Do I have to explain everything around here?
Is it that difficult to tell the difference between, say, the sofa where you sit to watch your "Judge Judy" episodes and a bench in a real courtroom where an actual trial is going on? Hint: One is harder; consult the part of your anatomy that might have a clue.
"American Idol" viewing party and an official proceeding where a serious matter will be decided by the rules of law and not on whose side gets more audience approval? Hint: There are no numbers flashing anywhere to call in for Adam or Kris.
Maybe I shouldn't be surprised at this point, not when even congressmen can't be expected to refrain from shouting, "You lie," during a speech by the president in the allegedly hallowed chambers of the Capitol.
But the applause that erupted from some of Mayor Sheila Dixon's supporters in the courtroom Thursday after her attorney gave a rousing closing argument in her defense still came as a shock.
If you attend a trial from start to finish, you start living within its enclosed world. You get used to its rules and rhythms, its small dramas and quaint decorum, the rising when the judge enters and leaves the room, the hush expected of you.
And you start getting a little protective of this village that you're inhabiting, however briefly, and everyone in it. You worry about a lawyer who got the flu last week, you get defensive when outsiders tell you they "know" how this jury is going to decide. It even seemed a little sad when the alternates were dismissed from further service and left five empty seats in the jury box.
So maybe that's why the outburst after Arnold Weiner's closing was offensive - like someone coming into your tidy house and tracking mud on the carpet.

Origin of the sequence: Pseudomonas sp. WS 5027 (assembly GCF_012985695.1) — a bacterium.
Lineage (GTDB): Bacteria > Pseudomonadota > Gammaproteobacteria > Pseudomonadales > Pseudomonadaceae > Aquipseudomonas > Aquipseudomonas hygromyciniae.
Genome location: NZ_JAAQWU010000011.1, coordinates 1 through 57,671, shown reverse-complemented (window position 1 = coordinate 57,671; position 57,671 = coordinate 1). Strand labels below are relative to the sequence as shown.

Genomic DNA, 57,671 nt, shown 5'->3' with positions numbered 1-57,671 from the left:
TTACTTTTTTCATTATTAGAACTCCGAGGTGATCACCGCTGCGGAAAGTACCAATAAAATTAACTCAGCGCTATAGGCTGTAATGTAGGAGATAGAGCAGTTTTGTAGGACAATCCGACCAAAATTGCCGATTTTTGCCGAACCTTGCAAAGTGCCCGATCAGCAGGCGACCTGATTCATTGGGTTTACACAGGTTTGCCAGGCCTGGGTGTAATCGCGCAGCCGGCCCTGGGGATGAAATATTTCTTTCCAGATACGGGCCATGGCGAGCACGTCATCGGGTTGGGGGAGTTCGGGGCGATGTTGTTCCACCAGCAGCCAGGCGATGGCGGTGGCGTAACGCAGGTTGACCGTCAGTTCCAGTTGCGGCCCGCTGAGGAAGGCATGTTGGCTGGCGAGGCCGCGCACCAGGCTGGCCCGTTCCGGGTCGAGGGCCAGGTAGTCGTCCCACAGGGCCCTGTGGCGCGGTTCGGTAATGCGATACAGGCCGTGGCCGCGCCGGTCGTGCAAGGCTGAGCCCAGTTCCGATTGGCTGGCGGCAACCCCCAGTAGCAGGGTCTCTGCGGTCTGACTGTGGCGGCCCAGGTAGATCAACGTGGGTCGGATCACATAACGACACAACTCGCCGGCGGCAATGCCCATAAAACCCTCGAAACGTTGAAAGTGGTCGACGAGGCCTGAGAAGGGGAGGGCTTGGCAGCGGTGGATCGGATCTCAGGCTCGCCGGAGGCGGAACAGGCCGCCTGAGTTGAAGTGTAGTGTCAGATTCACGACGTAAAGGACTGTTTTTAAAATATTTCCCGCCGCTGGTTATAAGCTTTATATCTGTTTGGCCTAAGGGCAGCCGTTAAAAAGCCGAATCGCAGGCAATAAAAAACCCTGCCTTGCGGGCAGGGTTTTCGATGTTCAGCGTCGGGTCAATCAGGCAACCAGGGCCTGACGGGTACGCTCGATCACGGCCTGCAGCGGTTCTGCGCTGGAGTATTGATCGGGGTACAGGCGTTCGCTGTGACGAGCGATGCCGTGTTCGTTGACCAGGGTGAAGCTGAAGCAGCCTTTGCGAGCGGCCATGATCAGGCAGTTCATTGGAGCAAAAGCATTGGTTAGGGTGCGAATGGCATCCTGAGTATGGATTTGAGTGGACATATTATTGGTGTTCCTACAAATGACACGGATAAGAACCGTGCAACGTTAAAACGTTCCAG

Plus, the cheering turned what had been a legal proceeding into a political one. There's probably no way to totally separate Dixon the defendant from Dixon the politician, but that was why the case has been tried with extra insulating measures: painstaking jury selection, conducted mostly in private, the continued anonymity of those ultimately seated.
Dixon's trial, on charges that she stole gift cards intended for the needy, has drawn a smattering of the curious every day, but nothing like the overflow crowd that packed the courtroom for the summations.
"Some of these people I've never seen before," sniffed a woman I've chatted with at the trial, a Dixon supporter who has attended many of the proceedings but had to squeeze in Thursday with the arrivistes.
They came for the spectacle, and then they contributed to it.
But I have to wonder whether their noisy display of support will have unintended consequences. Maybe I was projecting, but I thought jurors looked surprised, if not put off, by the outburst.
Some of the clappers instantly left, indicating they had no interest in hearing the state's rebuttal to Weiner. State Prosecutor Robert A. Rohrbaugh seized an opportunity to take advantage of the display, telling jury members that this was a serious case, and they must decide it on the basis of the evidence.
"It is not to be based on these people out in the audience," he said, angrily pointing to the crowd.
It already had been a good morning for the prosecution. Losing part of its indictment - two charges related to developer and former Dixon boyfriend Ronald H. Lipscomb were dismissed - had the effect of allowing prosecutors to offer a clearer, more distilled summation.
Then it was Weiner's turn, and showtime. He denounced the state's intrusive and nearly four-year investigation into Dixon, one that culminated in a seven-hour rooting through the drawers and closets of her house.
But, as he noted to the jury, he wouldn't get to speak to them again - only the state gets a rebuttal for closings.
Which makes it even more regrettable that the last word from Dixon's side came from those who might have a political dog, but not a legal one, in this fight.
Closing arguments aren't meant to be applause lines for audience
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